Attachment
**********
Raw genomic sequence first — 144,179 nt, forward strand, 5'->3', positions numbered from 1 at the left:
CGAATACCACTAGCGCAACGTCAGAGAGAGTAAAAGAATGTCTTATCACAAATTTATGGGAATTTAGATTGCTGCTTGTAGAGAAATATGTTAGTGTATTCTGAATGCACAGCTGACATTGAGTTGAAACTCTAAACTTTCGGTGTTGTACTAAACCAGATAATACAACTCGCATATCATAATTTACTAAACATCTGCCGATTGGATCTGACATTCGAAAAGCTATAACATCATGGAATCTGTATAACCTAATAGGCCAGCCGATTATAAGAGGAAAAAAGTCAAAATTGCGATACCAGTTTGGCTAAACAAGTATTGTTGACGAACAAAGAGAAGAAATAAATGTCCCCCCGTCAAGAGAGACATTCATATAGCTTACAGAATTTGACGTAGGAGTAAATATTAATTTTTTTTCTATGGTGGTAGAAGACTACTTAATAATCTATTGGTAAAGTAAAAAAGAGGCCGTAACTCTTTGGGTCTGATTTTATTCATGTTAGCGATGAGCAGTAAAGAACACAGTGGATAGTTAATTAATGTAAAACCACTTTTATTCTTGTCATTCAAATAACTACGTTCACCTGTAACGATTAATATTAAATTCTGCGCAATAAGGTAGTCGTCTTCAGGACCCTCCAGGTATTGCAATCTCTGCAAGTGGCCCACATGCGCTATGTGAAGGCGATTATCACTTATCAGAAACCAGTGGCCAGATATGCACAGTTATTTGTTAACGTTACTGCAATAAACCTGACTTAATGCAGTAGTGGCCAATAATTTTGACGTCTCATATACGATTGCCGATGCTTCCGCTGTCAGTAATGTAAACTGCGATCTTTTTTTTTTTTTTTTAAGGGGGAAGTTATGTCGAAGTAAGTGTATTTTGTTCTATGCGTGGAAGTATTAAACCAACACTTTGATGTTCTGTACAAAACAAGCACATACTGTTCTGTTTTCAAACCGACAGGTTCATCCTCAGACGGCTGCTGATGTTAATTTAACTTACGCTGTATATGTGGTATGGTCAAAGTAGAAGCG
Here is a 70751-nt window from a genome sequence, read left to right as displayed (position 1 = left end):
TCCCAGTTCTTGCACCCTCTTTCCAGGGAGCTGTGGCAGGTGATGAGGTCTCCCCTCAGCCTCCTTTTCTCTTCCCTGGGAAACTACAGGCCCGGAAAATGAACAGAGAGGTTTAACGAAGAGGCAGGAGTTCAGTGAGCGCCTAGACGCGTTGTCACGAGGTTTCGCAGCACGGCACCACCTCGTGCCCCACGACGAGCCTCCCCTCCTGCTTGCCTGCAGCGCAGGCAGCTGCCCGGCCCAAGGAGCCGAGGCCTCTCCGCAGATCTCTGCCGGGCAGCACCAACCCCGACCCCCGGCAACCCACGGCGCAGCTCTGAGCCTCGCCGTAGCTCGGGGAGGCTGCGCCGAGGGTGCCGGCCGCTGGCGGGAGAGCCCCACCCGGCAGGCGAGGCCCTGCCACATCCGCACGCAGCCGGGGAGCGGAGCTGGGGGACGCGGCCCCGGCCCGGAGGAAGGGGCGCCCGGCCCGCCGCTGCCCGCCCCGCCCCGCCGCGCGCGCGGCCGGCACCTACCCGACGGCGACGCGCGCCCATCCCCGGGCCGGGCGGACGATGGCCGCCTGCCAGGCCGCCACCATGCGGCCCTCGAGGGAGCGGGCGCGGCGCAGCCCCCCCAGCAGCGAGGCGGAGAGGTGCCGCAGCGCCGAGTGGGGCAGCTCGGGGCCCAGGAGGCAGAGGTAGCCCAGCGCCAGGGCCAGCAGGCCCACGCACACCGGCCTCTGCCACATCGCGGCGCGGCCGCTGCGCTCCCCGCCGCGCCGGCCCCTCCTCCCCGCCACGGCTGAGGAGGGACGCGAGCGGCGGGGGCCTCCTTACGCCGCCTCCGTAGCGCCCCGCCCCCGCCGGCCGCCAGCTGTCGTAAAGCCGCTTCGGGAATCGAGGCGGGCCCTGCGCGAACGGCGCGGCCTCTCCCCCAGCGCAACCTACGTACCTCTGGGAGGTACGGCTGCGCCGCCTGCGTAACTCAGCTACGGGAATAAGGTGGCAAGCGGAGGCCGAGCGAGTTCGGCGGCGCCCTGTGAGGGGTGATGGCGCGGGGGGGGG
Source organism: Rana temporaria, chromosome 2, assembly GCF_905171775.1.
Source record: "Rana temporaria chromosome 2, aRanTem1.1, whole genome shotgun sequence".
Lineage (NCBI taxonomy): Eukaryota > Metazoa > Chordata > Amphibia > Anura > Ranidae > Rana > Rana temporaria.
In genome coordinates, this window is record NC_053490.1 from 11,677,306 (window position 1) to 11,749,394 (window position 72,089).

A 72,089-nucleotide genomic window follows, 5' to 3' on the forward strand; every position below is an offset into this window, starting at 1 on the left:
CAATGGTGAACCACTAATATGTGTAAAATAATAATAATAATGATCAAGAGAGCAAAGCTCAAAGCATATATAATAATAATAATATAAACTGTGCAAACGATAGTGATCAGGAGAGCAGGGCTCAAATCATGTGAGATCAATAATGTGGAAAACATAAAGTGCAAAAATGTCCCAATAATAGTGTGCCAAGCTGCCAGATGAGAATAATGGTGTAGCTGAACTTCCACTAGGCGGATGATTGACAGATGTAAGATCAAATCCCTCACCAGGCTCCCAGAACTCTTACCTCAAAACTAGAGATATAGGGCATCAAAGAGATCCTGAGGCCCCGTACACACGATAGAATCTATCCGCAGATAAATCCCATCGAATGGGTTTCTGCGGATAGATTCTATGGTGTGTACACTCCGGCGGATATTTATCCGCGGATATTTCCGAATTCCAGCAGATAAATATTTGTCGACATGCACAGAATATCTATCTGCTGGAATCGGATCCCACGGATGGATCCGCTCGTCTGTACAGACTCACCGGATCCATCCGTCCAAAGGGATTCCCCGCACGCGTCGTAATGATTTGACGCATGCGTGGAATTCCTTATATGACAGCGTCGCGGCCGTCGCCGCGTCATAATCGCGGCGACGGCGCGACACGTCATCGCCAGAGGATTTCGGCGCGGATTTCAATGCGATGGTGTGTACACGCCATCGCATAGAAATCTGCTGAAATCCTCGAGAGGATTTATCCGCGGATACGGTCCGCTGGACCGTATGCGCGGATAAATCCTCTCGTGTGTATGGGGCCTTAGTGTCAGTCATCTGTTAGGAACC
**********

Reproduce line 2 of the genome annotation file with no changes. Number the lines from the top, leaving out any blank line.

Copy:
CGAATACCACTAGCGCAACGTCAGAGAGAGTAAAAGAATGTCTTATCACAAATTTATGGGAATTTAGATTGCTGCTTGTAGAGAAATATGTTAGTGTATTCTGAATGCACAGCTGACATTGAGTTGAAACTCTAAACTTTCGGTGTTGTACTAAACCAGATAATACAACTCGCATATCATAATTTACTAAACATCTGCCGATTGGATCTGACATTCGAAAAGCTATAACATCATGGAATCTGTATAACCTAATAGGCCAGCCGATTATAAGAGGAAAAAAGTCAAAATTGCGATACCAGTTTGGCTAAACAAGTATTGTTGACGAACAAAGAGAAGAAATAAATGTCCCCCCGTCAAGAGAGACATTCATATAGCTTACAGAATTTGACGTAGGAGTAAATATTAATTTTTTTTCTATGGTGGTAGAAGACTACTTAATAATCTATTGGTAAAGTAAAAAAGAGGCCGTAACTCTTTGGGTCTGATTTTATTCATGTTAGCGATGAGCAGTAAAGAACACAGTGGATAGTTAATTAATGTAAAACCACTTTTATTCTTGTCATTCAAATAACTACGTTCACCTGTAACGATTAATATTAAATTCTGCGCAATAAGGTAGTCGTCTTCAGGACCCTCCAGGTATTGCAATCTCTGCAAGTGGCCCACATGCGCTATGTGAAGGCGATTATCACTTATCAGAAACCAGTGGCCAGATATGCACAGTTATTTGTTAACGTTACTGCAATAAACCTGACTTAATGCAGTAGTGGCCAATAATTTTGACGTCTCATATACGATTGCCGATGCTTCCGCTGTCAGTAATGTAAACTGCGATCTTTTTTTTTTTTTTTTAAGGGGGAAGTTATGTCGAAGTAAGTGTATTTTGTTCTATGCGTGGAAGTATTAAACCAACACTTTGATGTTCTGTACAAAACAAGCACATACTGTTCTGTTTTCAAACCGACAGGTTCATCCTCAGACGGCTGCTGATGTTAATTTAACTTACGCTGTATATGTGGTATGGTCAAAGTAGAAGCG